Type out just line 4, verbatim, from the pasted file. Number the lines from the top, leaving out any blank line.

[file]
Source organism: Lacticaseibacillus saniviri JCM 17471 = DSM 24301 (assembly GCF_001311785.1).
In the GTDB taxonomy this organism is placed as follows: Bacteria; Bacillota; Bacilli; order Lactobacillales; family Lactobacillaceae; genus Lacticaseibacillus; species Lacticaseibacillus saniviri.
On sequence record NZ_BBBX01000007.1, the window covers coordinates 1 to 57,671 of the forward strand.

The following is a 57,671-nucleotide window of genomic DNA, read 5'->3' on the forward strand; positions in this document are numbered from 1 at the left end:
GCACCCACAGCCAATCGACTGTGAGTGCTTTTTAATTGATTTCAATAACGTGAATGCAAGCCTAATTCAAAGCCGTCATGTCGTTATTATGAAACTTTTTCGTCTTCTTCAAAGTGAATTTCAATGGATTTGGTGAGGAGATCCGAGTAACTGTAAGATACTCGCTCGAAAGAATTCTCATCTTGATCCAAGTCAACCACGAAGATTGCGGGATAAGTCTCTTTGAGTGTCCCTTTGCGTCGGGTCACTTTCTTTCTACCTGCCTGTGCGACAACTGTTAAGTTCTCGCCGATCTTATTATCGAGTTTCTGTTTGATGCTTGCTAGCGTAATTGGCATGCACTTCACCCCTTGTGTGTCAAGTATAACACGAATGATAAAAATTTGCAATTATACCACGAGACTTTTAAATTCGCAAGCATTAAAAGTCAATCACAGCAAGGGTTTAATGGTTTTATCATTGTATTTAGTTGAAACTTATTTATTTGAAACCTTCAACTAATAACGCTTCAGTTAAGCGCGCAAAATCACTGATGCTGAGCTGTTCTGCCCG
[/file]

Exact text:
The following is a 57,671-nucleotide window of genomic DNA, read 5'->3' on the forward strand; positions in this document are numbered from 1 at the left end: